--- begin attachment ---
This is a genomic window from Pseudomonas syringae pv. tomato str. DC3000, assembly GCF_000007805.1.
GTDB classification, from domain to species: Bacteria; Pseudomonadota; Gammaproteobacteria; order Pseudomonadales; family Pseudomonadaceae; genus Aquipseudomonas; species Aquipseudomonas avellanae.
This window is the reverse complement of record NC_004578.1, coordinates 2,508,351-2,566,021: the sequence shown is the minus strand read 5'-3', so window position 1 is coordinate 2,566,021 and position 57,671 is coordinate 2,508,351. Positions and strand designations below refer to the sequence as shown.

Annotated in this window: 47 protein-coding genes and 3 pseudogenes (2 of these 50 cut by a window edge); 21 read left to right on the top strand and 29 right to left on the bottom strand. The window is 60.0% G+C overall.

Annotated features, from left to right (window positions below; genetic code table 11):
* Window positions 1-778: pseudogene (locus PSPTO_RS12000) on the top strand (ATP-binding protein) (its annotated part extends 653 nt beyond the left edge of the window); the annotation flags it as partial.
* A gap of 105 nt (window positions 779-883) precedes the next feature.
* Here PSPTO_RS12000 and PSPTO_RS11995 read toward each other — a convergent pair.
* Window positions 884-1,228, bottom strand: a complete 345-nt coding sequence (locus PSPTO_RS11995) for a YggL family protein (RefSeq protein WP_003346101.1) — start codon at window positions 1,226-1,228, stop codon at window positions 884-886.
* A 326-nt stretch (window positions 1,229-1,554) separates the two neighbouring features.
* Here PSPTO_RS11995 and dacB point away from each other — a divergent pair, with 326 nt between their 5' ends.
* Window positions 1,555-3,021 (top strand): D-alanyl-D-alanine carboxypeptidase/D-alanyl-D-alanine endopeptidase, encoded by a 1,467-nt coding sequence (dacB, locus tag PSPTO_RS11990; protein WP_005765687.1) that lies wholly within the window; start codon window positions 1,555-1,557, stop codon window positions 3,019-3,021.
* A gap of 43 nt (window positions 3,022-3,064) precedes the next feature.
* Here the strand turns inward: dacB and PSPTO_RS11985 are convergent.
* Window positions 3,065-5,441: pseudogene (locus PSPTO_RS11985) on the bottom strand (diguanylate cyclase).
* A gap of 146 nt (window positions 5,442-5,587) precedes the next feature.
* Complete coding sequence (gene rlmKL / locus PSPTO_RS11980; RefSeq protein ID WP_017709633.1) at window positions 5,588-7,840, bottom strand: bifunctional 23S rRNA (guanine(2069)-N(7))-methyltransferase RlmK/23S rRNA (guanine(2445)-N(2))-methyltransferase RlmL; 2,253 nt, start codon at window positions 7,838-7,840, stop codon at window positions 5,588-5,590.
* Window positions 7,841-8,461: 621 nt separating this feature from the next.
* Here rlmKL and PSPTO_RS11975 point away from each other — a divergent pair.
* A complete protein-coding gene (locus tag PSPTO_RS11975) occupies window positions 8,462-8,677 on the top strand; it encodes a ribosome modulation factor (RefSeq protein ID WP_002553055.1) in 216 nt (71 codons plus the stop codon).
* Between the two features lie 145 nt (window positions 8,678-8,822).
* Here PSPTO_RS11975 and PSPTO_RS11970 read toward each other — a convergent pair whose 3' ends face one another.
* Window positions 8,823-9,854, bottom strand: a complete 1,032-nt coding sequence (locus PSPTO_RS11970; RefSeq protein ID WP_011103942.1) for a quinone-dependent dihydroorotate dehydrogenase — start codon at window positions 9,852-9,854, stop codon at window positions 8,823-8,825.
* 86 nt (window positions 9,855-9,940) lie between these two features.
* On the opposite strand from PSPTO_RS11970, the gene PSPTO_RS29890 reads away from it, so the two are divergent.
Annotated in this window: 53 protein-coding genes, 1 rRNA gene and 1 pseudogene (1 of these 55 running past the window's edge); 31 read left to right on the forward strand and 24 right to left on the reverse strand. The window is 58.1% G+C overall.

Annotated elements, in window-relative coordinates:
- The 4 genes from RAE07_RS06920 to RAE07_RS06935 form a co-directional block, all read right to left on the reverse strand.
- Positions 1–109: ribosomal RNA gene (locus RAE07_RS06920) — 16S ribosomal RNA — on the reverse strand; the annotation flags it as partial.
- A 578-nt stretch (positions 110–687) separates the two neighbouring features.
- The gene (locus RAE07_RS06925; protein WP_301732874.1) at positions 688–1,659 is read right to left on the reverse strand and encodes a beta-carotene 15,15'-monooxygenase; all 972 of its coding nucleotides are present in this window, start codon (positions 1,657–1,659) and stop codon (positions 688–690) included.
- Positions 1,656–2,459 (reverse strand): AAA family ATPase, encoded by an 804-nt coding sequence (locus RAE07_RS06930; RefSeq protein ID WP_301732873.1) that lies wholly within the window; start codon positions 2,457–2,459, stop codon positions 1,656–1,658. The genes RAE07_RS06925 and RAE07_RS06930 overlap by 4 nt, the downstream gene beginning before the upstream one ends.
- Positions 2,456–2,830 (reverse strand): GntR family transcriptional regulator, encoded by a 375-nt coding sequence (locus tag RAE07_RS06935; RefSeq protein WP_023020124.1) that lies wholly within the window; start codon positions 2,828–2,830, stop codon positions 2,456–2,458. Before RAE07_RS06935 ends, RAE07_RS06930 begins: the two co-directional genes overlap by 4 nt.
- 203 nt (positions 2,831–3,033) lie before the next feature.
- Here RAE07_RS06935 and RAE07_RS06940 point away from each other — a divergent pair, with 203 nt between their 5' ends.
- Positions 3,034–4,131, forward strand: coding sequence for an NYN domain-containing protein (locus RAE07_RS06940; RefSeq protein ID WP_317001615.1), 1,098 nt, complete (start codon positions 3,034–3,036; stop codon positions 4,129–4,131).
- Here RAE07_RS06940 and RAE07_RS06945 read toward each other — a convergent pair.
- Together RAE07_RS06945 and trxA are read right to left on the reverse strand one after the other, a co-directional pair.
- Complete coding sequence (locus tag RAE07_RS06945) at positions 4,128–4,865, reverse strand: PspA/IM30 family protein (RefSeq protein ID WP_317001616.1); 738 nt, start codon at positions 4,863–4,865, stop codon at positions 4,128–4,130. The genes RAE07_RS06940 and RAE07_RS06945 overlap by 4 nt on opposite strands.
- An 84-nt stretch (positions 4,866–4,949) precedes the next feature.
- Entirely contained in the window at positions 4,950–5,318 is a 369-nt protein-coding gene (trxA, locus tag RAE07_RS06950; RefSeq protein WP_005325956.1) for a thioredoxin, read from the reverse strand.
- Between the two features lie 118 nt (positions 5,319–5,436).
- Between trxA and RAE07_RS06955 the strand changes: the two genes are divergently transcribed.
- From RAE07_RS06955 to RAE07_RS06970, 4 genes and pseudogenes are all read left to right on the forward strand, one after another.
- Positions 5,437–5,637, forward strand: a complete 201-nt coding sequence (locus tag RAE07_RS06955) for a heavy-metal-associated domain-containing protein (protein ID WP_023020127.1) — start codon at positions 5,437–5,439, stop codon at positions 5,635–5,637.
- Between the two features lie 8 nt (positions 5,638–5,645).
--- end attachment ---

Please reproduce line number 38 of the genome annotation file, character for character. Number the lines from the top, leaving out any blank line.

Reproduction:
- Together RAE07_RS06945 and trxA are read right to left on the reverse strand one after the other, a co-directional pair.